House of Representatives

‘Urgent’ bill seeking to replace NSTP with mandatory NCST hurdles House

Dwight de Leon
‘Urgent’ bill seeking to replace NSTP with mandatory NCST hurdles House

CADETS IN FORMATION. Competing cadets in the Ultimate ROTC Challenge 2018 attend the opening ceremony prior to the start of their respective events. Photo from the Department of National Defense

Kabataan Representative Raoul Manuel strongly opposes the proposed NCST, saying it will force military training upon students without exemption

MANILA, Philippines – The bill seeking to compel college students to undergo a two-year mandatory National Citizens Service Training (NCST) program beat the Christmas break deadline, and passed the House of Representatives on Thursday, December 15.

President Ferdinand Marcos Jr. certified the bill as urgent, allowing the lower chamber to approve the measure on second and third reading on the same day, just before Congress goes on a holiday break on December 17.

A total of 276 lawmakers voted in favor of the bill, while four legislators voted against it, and one other abstained.

The NCST’s curriculum will be focused on disaster response and management, survival and safety techniques, and civic duty inculcation. Its graduates will be incorporated in the Armed Forces of the Philippines (AFP) Reserve Force.

The proposal also seeks to institutionalize the four-year optional Reserve Officers Training Corps (ROTC) program, with a curriculum to be designed by the Department of National Defense (DND) and the Commission on Higher Education (CHED).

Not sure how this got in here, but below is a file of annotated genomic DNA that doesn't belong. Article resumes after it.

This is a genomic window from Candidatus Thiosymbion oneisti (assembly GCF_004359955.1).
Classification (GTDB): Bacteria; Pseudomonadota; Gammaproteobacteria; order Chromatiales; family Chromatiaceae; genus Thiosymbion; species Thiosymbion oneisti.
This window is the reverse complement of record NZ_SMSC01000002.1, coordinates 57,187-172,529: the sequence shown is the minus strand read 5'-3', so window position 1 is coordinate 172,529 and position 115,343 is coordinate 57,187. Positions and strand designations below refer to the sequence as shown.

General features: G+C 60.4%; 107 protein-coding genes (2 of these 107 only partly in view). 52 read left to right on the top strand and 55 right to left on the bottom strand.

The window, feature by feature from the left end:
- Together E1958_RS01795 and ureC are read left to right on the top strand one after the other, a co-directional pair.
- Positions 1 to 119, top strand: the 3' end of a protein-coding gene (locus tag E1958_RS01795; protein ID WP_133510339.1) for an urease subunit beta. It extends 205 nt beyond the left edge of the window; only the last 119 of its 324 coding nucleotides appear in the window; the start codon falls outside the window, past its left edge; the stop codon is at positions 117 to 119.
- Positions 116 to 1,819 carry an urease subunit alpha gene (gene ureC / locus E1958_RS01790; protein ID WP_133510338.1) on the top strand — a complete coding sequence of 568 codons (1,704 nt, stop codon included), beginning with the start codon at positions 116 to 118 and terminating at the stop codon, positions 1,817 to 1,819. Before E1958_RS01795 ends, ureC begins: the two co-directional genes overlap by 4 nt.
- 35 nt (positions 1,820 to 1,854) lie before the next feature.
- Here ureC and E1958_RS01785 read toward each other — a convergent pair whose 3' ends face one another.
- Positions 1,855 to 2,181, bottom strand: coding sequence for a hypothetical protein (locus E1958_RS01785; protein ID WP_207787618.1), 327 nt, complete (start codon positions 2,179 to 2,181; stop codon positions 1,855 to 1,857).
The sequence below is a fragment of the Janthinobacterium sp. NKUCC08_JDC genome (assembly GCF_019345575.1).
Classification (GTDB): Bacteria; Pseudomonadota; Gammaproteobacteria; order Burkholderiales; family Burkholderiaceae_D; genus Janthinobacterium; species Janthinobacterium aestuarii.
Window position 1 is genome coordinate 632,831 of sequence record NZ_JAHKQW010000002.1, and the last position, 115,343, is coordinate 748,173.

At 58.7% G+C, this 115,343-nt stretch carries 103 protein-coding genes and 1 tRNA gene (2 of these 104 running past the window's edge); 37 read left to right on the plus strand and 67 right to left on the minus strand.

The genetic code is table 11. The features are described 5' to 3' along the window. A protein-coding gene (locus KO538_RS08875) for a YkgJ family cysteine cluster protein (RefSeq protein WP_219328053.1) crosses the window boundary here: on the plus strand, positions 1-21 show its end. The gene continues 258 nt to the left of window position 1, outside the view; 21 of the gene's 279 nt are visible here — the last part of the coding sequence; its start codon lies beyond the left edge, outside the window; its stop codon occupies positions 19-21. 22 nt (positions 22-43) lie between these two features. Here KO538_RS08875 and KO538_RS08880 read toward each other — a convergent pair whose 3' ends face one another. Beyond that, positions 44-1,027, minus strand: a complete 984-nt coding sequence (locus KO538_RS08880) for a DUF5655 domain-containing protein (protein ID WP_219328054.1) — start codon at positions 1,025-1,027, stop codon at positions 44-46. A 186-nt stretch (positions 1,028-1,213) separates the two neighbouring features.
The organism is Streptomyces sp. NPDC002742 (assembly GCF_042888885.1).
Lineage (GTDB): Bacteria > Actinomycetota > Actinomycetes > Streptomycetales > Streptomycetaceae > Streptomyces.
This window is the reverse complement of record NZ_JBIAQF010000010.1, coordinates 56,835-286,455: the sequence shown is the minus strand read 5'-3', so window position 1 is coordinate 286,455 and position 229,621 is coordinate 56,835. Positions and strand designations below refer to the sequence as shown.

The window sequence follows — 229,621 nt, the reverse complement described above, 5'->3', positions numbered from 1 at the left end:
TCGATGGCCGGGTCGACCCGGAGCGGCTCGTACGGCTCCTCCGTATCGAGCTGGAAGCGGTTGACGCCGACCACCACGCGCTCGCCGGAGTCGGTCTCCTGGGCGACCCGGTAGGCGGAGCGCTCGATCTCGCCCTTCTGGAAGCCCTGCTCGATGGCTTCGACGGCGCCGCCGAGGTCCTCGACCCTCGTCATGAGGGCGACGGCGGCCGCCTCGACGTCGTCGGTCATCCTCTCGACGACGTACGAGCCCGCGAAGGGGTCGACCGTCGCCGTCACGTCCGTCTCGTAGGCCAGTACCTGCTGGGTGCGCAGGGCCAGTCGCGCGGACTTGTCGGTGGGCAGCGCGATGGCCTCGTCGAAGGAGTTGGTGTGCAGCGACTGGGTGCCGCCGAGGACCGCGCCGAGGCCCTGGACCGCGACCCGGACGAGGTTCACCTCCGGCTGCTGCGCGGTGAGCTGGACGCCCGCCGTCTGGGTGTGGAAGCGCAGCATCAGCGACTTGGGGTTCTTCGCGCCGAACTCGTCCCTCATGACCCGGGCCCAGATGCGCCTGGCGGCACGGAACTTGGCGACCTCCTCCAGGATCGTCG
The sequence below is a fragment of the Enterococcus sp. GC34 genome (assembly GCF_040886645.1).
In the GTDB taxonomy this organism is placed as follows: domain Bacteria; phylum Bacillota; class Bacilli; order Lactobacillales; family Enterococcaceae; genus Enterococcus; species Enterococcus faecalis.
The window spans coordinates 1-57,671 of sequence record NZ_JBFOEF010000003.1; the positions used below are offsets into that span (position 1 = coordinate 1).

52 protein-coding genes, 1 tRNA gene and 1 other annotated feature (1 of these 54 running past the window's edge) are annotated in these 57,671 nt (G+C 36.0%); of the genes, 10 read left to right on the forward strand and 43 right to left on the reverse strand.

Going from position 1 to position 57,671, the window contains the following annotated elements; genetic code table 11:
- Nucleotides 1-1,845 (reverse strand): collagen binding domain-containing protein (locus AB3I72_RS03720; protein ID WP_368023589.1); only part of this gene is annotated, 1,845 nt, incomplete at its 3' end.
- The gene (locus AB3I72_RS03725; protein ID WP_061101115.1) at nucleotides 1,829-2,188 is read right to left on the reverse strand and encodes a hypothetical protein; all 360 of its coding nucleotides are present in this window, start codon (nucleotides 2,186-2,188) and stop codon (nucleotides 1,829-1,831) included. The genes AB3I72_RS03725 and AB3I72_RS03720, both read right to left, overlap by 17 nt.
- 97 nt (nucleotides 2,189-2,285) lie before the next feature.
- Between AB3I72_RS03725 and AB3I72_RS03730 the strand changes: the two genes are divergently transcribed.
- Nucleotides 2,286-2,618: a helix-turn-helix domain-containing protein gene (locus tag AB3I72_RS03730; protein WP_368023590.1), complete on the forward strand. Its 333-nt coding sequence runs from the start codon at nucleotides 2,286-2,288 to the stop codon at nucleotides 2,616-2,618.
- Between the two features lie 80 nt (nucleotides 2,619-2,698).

CHED, which presented the idea to the Senate in November, described the proposed NCST as a “consensus bill” that would capture the intent of the President’s legislative priority to reform the National Service Training Program and revive the ROTC program.

‘Urgent’ bill seeking to replace NSTP with mandatory NCST hurdles House

The progressive Makabayan bloc vehemently opposed the proposal, worrying that the NCST was the government’s way of preparing students for combat.

“Despite mixing other civic duties in the curriculum, it does not erase the fact that military training is part of NCST and it is being forced upon students without exemption,” Kabataan Representative Raoul Manuel said. – Rappler.com

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Dwight de Leon

Dwight de Leon is a multimedia reporter who covers the House of Representatives and the Commission on Elections for Rappler. Previously, he wrote stories on local government units.